Laura Flanders: Well, so that goes back to sort of what's the relevance of that moment to this one and one of the things you didn't mention was the way that this hippie idea was also a reaction against I think you described it as the grim grounded leftists of that era.
Danny Goldberg: Well, I think that's another truth is that there was sort of the existentialist Jean Paul Sartre, Camus, beatnik, black and white aesthetic, stern, grumpy hipness that was a reaction to the post-war period and which contributed greatly to the intellectual life of the West, but it still felt limited to a lot of people and one of the things about the hippie era was the embrace of joy and the Beatles song All You Need is Love was not meant ironically.
Laura Flanders: Came out in '67, right.
Danny Goldberg: It wasn't a jingle. It came out in '67. It was the first satellite broadcast in history of any kind. I think a billion people saw it and John Lennon later said he wrote it as propaganda in the same spirit that he'd written Give Peace a Chance and the idea that it was okay to be happy and that didn't mean you were stupid was to me as a kid a revelation and I think that the tension and the mixture of the left and the psychedelic movement at its best was that lost chord in my title, but those two energies mostly were at each other's throats and a lot of the political people thought that anybody that was too involved with meditation or tripping was kind of abdicating the responsibility to fix the world and a lot of people in the psychedelic world, Jerry Garcia of the Grateful Dead in particular, felt that the anger and polarization coming from some of the anti-war people was not actually going to solve the problem. It was going to perpetuate the polarity and the truth is my mind is somewhere in between and the quest is to balance these two things.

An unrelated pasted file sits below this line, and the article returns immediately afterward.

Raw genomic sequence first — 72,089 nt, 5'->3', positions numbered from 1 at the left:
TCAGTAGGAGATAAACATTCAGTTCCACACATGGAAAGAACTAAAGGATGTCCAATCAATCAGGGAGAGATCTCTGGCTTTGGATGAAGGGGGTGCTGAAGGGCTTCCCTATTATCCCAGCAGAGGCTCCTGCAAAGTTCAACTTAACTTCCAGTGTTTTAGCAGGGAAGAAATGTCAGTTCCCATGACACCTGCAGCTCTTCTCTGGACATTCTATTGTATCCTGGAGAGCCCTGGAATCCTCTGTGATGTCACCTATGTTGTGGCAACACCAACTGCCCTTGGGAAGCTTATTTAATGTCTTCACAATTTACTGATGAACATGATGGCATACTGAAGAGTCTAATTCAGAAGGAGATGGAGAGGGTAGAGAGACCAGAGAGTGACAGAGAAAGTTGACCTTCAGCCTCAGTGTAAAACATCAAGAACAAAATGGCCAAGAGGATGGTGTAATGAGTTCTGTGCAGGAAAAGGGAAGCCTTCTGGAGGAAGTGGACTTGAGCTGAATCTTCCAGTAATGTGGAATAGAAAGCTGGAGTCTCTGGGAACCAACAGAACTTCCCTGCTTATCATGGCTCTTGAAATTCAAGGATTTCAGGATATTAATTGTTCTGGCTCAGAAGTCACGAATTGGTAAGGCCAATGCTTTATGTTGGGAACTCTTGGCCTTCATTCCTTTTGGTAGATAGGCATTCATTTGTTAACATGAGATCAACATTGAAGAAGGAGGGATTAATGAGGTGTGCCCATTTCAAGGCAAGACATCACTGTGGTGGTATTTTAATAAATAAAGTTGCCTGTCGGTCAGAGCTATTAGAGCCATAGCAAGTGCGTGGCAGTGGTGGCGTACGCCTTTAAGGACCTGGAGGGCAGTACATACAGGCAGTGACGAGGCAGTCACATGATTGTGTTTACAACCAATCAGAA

You can't as I think Joan Baez said be effectively screaming for peace through clenched teeth, that there has to be an inner peace in order to motivate others and you can't demonize and dehumanize your opponents and expect to win. On the other hand, if you're just thinking about yourself all the time, that's kind of ethically not okay.
Laura Flanders: And what difference did race make?
Danny Goldberg: When there's a lot of suffering in the world.
Laura Flanders: Because there were people inside the black power movement and the civil rights movement who didn't appreciate people talking about be-ins as opposed to sit-ins. They felt like it was some kind of white dig or just...
Danny Goldberg: Well, people a lot smarter than me haven't been able to summarize in a few sentences racial legacy of America which is one, again, informed by slavery and legal segregation and de facto segregation and things that go on right as we're speaking here now and unfortunately likely for some time to come, but it was a more complicated dynamic. There were dozens of different things going on at the same time. Certainly in the musical arena there was more merging of black and white. The Beatles and The Stones launched onto the world's stage covering Marvin Gaye songs other R&B songs. The Philmore shows, the psychedelic shows were very integrated because of the insistence of people like The Jefferson Airplane. There were people like BB King, Albert King, Muddy Waters, Howlin' Wolf, Rahsaan Roland Kirk, Sun Ra and many others were exposed to white hippie audiences. Otis Redding became a massive pop star as a result of being at the Monterey Pop Festival which also happened in '67 and Sly and the Family Stone was one of the few artists that was like ambidextrous. They were played on the R&B radio stations and on the rock stations and in Woodstock and in discos.